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Immigration and issues of national identity continue to dominate the political discourse in the UK. With the return to walls, wires and the infrastructure of hard borders, unity and openness have given way for suspicion, fear and confusion. As the UK leaves the European Union and redraws its cultural parameters, there is a unique opportunity to capture stories of the people inside of this process before it, and they, are forever altered.

Castaway Heritage captures the oral histories of 20 individuals which reveal the hidden historical forces driving the growth of the migrant community in Sussex. Through reminiscence and memory, this community interest project delves into the journeys of refugees, asylum seekers, workers and supporters who are trying to navigate assimilation in a space of social uncertainty. Although the migrant community in the UK has become one of the most pressing issues in current social discourse, Castaway Heritage recognises that often, these stories are only half-told. We’ve challenged this approach by working slowly and in depth to tell stories of resilience that we believe matter.  

"I followed the Home Office instructions for four years, but I didn't have any decision on my asylum claims, so I get tired. I didn't get any support. I give them the proof. I don't know if they read it or not to be honest."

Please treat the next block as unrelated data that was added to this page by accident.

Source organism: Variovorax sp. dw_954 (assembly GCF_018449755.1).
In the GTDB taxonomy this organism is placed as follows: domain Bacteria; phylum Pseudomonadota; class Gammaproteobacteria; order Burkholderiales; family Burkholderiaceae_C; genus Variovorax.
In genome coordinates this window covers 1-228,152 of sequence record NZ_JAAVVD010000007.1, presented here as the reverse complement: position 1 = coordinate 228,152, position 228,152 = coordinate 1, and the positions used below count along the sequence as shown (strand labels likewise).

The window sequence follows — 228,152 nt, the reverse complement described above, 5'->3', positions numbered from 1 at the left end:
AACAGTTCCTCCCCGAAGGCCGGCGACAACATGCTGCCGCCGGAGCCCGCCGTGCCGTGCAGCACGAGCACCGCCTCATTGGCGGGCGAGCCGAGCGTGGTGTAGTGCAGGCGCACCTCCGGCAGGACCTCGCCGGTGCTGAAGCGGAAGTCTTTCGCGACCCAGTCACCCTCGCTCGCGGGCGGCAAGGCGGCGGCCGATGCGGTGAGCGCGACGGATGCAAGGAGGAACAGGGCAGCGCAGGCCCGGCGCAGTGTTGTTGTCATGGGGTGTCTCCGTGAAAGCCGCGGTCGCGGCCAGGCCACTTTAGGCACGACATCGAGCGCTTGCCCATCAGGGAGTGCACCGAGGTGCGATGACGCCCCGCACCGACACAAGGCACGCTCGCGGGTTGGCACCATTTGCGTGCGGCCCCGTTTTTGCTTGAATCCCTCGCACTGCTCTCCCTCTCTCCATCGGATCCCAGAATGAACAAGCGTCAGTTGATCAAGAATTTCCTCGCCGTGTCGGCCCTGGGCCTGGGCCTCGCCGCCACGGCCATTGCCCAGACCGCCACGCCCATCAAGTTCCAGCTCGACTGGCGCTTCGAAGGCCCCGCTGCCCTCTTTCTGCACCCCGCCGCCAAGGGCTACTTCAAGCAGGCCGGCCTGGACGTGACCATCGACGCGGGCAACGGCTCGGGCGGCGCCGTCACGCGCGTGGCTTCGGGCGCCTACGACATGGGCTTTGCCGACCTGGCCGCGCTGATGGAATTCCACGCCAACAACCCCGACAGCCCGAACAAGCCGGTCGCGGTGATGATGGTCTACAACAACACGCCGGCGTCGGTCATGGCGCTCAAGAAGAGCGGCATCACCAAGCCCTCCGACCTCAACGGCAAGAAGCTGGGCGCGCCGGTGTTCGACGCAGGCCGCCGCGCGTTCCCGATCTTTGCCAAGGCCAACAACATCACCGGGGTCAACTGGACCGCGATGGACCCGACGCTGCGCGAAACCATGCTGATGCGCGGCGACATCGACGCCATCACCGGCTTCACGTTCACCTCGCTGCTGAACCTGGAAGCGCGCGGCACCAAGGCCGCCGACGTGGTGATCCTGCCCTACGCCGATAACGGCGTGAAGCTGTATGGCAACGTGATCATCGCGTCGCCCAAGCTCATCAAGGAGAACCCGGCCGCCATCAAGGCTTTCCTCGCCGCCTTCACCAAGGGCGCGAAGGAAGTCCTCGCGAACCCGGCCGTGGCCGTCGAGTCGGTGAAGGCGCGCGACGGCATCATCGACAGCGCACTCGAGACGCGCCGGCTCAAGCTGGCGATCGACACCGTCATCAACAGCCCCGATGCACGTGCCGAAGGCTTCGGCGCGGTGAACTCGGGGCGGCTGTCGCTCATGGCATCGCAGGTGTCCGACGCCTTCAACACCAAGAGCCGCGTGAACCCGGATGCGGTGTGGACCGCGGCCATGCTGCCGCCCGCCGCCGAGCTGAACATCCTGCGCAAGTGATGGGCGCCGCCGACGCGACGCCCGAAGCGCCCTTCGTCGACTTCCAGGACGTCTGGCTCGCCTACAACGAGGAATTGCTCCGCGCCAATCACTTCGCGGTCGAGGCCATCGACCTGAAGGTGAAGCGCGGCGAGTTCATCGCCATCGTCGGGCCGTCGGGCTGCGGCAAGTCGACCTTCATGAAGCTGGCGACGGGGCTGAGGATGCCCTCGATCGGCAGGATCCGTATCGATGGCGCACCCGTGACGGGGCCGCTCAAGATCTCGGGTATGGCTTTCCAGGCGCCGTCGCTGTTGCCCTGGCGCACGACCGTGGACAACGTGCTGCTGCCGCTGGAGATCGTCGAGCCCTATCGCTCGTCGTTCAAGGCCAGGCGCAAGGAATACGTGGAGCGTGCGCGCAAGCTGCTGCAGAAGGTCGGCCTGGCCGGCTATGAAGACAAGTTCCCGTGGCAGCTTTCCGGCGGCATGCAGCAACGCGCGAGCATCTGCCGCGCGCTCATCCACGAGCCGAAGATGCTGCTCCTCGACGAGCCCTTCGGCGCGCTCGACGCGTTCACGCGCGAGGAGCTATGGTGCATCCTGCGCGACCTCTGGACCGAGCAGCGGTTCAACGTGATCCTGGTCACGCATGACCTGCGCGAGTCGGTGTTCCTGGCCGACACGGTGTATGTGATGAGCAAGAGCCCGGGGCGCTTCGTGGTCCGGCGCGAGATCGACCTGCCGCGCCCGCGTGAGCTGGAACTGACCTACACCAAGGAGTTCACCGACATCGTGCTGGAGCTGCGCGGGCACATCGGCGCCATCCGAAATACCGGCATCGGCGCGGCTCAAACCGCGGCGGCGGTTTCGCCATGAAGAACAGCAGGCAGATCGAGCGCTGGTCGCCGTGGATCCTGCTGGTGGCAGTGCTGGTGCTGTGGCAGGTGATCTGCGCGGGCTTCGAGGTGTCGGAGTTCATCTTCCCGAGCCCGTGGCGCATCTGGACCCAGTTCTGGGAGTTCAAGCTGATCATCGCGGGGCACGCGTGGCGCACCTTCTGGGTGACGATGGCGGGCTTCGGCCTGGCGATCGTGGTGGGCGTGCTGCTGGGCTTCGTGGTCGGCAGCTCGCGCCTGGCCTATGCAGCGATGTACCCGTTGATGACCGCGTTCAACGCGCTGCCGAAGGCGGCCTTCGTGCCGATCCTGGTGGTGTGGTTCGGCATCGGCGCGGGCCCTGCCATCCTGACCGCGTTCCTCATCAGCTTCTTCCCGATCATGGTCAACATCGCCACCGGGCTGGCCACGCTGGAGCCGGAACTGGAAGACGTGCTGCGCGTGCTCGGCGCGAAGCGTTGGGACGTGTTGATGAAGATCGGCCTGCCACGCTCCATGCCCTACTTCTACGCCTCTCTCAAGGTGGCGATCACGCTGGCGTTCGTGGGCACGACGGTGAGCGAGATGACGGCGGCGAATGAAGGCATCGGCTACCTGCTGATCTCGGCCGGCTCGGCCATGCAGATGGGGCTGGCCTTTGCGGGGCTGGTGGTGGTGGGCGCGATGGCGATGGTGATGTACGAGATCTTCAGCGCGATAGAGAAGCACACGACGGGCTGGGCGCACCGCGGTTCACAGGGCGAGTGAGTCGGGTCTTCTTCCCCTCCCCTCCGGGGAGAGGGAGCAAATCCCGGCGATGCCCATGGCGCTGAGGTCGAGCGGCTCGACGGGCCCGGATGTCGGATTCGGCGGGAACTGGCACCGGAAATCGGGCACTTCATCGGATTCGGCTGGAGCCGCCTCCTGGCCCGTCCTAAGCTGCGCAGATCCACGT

"I have dentist friends and they are not allowed to work. They claim asylum and get refugee status and work in kebab shop or selling fish and chips. It's very difficult for them."

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"I just assumed people moved around the world. My family are all over the place."


As you listen to the following short segments picked from the series, and meet the individuals who drive these stories, we hope you will find yourself both challenged and inspired as we were when documenting them.


Their legacies are crucial at this time of transition and change, as they highlight the ever-growing need for new narratives to take root, changing the legislative and social stigmas attached to immigration and asylum.

"I remember being quite young and you'd see stuff in the Daily Mail. There's always been anti-immigrant rhetoric in the UK. I thought no one took that stuff seriously. Then of course I met someone, a Jewish kid, who did. And I thought; you can't think that, your family are refugees."

To listen to the complete episodes and more oral histories in the series, check out our radio podcast here.

Full Episodes



For an immersive experience, catch the last week of our Castaway Heritage exhibition at Brighton Dome. You'll find us on the South Balcony!


All the stories and photographs from the Castaway Heritage Project are collected together in a new exciting book. Keep an eye out on our social media for details about the upcoming release and book launch!

Refugee Radio supports people who have been forced to flee their homes because of war and persecution.  They run an advice project and support group for refugees and asylum seekers suffering from Post-Traumatic Stress Disorder every Monday at 3pm - 5pm. 

for more information visit

Registered charity: 1133554


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Castaway Heritage: Refugee Radio is available to order through the paypal link below.

You can also purchase the book at City Books (Western Rd, Brighton) and Books for Amnesty (Sydney St, Brighton).

our sponsors

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